However, in a real-world implementation, it would have been unfair to assume that the ETL team could magically fix any and all problems with our data models. It seemed a lot like the classic “a miracle occurs here” cartoon and that we should have applied more thought to simplifying our data models in accordance with Occam’s Razor. Occam's Razor states:
“One should not make more assumptions than needed.”
Occam’s Razor basically boils down to keeping things simple – not meaning simple in terms of “stupid,” but rather “simple” in terms of not being overly complex. Our “classroom” data models were good based on our assumptions (and there were a lot of assumptions…), but they were a little too “cute” for our own good at times. Again, this was an exercise designed to test our imaginations and not our server processing power, so it was perfectly fine to have “out of the box” thinking. On the other hand, had this been the real-world, our ETL team would have stopped talking to us after they figured out how much effort was involved on their part to implement the transition between our operational and reporting data models.
The lesson from my recent experiences is that there is certain amount of “toss it over the wall” thinking when it comes to ETL teams in the business intelligence world. In organizations with smaller data load requirements, this can be “acceptable” (i.e., not system killing).
However, in the world of the telecom service providers, the amount of customer and transaction data can be overwhelming. The business intelligence and data warehouse organizations that serve these telecom service providers need to be mindful that that there is a maximum limit to the amount of data that you can load into a data warehouse in a given time frame when the data formats are perfect – let alone when you fully expect ETL “miracles” to occur.
The more effort that goes into the data analysis and data modeling processes, the closer one can expect to get to that maximum limit.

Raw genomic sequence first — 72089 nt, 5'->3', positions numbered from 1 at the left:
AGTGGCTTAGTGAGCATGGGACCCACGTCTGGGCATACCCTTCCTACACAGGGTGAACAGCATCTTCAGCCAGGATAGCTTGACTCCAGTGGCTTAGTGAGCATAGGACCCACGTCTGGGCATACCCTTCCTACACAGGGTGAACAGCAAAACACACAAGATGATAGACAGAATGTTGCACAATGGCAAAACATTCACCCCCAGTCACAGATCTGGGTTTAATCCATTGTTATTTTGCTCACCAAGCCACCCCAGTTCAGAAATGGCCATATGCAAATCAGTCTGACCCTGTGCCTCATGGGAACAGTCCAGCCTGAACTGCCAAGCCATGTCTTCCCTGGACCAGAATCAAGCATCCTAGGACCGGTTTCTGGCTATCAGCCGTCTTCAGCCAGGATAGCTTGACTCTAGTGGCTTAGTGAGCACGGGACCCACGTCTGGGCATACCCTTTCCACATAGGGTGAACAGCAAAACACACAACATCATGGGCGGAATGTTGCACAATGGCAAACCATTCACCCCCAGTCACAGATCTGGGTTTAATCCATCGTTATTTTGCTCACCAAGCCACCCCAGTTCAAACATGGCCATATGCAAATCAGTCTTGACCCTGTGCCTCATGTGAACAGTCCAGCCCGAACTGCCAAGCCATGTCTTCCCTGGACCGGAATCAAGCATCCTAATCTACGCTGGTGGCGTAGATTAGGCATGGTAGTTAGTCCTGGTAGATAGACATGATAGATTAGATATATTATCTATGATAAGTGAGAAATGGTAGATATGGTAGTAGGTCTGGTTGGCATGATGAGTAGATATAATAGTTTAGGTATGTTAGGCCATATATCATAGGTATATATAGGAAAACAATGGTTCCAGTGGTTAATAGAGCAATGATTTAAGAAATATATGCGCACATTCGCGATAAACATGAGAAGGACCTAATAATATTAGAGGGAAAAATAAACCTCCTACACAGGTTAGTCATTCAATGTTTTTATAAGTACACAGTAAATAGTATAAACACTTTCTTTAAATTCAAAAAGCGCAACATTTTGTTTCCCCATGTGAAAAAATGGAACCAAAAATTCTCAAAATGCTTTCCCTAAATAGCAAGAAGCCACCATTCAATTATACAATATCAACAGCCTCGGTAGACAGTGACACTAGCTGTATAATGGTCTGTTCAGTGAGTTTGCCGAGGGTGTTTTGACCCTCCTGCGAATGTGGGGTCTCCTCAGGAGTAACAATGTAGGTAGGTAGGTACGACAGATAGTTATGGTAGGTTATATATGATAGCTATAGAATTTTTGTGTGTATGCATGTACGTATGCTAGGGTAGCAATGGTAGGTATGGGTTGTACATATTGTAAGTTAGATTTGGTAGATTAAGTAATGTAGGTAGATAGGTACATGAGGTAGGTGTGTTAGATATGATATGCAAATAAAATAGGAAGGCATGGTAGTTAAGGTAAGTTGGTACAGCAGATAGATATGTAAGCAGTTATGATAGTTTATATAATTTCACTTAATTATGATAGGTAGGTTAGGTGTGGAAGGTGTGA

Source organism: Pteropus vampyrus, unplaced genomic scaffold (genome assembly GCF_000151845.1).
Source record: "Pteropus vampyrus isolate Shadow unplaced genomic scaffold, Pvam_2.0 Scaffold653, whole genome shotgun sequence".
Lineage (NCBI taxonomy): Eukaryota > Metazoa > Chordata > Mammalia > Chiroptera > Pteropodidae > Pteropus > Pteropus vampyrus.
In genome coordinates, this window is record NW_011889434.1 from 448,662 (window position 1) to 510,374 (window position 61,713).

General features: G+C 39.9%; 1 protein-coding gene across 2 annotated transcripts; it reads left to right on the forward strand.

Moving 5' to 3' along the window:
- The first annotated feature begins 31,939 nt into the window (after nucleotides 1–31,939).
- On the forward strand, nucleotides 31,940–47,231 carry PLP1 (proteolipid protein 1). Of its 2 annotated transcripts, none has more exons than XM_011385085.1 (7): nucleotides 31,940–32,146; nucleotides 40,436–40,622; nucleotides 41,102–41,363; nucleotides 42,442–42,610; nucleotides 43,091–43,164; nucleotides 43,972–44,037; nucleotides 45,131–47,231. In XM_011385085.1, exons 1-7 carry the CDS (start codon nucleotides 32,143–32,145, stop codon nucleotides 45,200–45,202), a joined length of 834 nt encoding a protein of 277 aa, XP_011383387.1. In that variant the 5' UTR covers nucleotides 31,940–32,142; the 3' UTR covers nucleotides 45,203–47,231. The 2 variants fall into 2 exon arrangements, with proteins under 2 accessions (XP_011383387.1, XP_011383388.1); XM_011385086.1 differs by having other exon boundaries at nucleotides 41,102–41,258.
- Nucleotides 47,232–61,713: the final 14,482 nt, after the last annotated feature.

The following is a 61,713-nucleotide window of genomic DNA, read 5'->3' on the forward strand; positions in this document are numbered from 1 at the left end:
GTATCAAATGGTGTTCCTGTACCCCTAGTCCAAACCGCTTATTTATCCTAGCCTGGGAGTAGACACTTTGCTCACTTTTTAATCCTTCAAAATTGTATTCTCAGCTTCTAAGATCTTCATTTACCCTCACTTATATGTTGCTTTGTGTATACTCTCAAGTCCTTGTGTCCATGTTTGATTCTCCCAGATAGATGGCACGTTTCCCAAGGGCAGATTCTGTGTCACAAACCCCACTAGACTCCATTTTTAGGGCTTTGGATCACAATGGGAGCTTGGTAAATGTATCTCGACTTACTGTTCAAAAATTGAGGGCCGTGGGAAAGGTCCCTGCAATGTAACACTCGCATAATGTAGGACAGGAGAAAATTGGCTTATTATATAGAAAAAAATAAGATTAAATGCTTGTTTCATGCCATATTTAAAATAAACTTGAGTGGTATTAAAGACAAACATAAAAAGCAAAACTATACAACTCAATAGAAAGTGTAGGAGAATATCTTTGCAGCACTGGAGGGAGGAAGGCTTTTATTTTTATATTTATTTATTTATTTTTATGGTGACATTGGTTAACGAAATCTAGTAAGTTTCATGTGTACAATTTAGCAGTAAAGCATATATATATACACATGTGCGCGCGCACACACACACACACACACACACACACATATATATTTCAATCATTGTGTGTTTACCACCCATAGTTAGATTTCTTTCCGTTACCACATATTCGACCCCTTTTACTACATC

Earlier in this article, I mentioned my experiences at the TDWI conference. It’s not my policy to promote one particular vendor/book/technology/conference over any others; however, I really enjoy attending the TDWI conferences. They represent a great opportunity to compare notes with others in the business intelligence field and solidify your general business intelligence knowledge base from “masters” in the industry. I highly suggest TDWI conferences to anyone looking to broaden their network and/or knowledge.
In that vein of sharing knowledge, I am interested if the readers of this channel would be interested in a blog on telecom business intelligence. Blogs are a great chance for a group to share information and views on topics. However, they are a group effort, not just the effort of one person. Send your thoughts on a telecom channel blog to me at John.Myers@BlueBuffaloGroup.com.
The "New" AT&T
Finally, it was recently announced/leaked that AT&T has agreed to purchase BellSouth. In the great business known as telecom in the United States, things that go around, come around. For the Cingular Wireless guys who have been talking “smack” about AT&T Wireless (i.e., network quality, brand, etc.) since the merger, do you think that their hubris will be on display when they carry the business cards of the “new” AT&T Wireless in 12-18 months?
John has more than 10 years of information technology and consulting experience in positions including business intelligence subject-matter expert, technical architect and systems integrator. Over the past eight years, he has gained a wealth of business and information technology consulting experience in the telecommunications industry. John specializes in business intelligence/data warehousing and systems integration solutions. John may be contacted by email at John.Myers@BlueBuffaloGroup.com.